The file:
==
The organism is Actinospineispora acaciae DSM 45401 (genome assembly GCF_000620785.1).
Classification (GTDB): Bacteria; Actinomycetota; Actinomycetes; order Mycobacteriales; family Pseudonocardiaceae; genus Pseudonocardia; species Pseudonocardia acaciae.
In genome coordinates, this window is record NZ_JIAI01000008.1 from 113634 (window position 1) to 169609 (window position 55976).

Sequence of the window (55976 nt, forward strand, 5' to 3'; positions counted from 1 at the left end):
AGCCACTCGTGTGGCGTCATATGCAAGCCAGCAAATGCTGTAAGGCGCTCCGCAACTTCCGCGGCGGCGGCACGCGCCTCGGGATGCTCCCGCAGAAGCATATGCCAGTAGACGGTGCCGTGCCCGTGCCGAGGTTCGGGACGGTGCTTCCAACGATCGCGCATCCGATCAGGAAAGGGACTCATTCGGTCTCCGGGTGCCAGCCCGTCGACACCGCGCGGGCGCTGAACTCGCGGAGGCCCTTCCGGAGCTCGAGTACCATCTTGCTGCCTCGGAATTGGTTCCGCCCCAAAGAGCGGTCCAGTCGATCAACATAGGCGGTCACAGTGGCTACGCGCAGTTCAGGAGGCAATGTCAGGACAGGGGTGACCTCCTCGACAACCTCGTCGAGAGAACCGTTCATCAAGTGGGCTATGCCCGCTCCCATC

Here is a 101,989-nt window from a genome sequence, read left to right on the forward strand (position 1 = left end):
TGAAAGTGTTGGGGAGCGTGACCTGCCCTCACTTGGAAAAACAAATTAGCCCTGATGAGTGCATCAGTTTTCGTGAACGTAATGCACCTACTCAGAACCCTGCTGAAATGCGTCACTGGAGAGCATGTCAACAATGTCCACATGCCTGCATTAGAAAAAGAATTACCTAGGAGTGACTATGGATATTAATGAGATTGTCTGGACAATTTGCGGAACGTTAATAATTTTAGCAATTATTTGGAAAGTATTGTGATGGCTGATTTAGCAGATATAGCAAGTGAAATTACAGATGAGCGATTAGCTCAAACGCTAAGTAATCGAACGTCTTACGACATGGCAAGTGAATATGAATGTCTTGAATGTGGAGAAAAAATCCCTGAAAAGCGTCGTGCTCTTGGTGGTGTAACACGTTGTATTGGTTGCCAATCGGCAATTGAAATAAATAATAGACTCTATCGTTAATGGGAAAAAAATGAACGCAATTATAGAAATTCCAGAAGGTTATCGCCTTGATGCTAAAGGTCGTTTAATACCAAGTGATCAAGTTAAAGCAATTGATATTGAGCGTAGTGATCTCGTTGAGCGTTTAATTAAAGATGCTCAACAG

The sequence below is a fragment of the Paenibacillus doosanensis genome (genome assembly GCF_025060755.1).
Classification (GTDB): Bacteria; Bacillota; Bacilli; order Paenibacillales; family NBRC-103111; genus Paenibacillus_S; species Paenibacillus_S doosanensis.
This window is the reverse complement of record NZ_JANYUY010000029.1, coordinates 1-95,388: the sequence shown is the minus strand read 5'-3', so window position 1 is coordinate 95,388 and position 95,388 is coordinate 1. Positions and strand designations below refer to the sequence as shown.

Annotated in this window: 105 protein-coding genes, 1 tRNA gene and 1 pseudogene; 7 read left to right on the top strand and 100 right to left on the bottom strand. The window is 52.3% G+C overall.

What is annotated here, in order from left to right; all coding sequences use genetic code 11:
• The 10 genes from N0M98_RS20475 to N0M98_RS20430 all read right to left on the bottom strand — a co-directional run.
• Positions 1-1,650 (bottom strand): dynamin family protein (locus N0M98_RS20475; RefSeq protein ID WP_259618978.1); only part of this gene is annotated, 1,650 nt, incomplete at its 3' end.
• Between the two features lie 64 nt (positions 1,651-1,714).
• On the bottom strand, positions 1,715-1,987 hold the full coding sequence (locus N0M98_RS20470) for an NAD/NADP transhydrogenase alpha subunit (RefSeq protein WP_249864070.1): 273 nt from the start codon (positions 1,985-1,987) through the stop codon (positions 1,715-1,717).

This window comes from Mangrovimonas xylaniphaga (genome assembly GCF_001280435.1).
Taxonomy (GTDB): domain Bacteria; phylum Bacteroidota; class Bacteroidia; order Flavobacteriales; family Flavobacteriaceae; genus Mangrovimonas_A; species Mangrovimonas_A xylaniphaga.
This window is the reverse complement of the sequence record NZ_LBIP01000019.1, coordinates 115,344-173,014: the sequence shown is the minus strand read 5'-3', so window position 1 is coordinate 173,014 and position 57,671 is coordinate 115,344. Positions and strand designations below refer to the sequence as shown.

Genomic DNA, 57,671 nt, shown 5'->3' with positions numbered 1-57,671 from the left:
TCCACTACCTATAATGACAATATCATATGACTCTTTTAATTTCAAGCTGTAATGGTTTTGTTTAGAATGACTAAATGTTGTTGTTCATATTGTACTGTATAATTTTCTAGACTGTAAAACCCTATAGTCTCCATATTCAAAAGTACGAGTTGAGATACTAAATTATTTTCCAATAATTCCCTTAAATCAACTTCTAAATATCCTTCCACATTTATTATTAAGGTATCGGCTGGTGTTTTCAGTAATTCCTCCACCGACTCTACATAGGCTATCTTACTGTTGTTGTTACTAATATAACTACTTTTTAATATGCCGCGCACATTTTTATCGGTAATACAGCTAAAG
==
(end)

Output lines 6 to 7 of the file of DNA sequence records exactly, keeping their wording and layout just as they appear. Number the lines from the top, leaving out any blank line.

Here is a 101,989-nt window from a genome sequence, read left to right on the forward strand (position 1 = left end):
TGAAAGTGTTGGGGAGCGTGACCTGCCCTCACTTGGAAAAACAAATTAGCCCTGATGAGTGCATCAGTTTTCGTGAACGTAATGCACCTACTCAGAACCCTGCTGAAATGCGTCACTGGAGAGCATGTCAACAATGTCCACATGCCTGCATTAGAAAAAGAATTACCTAGGAGTGACTATGGATATTAATGAGATTGTCTGGACAATTTGCGGAACGTTAATAATTTTAGCAATTATTTGGAAAGTATTGTGATGGCTGATTTAGCAGATATAGCAAGTGAAATTACAGATGAGCGATTAGCTCAAACGCTAAGTAATCGAACGTCTTACGACATGGCAAGTGAATATGAATGTCTTGAATGTGGAGAAAAAATCCCTGAAAAGCGTCGTGCTCTTGGTGGTGTAACACGTTGTATTGGTTGCCAATCGGCAATTGAAATAAATAATAGACTCTATCGTTAATGGGAAAAAAATGAACGCAATTATAGAAATTCCAGAAGGTTATCGCCTTGATGCTAAAGGTCGTTTAATACCAAGTGATCAAGTTAAAGCAATTGATATTGAGCGTAGTGATCTCGTTGAGCGTTTAATTAAAGATGCTCAACAG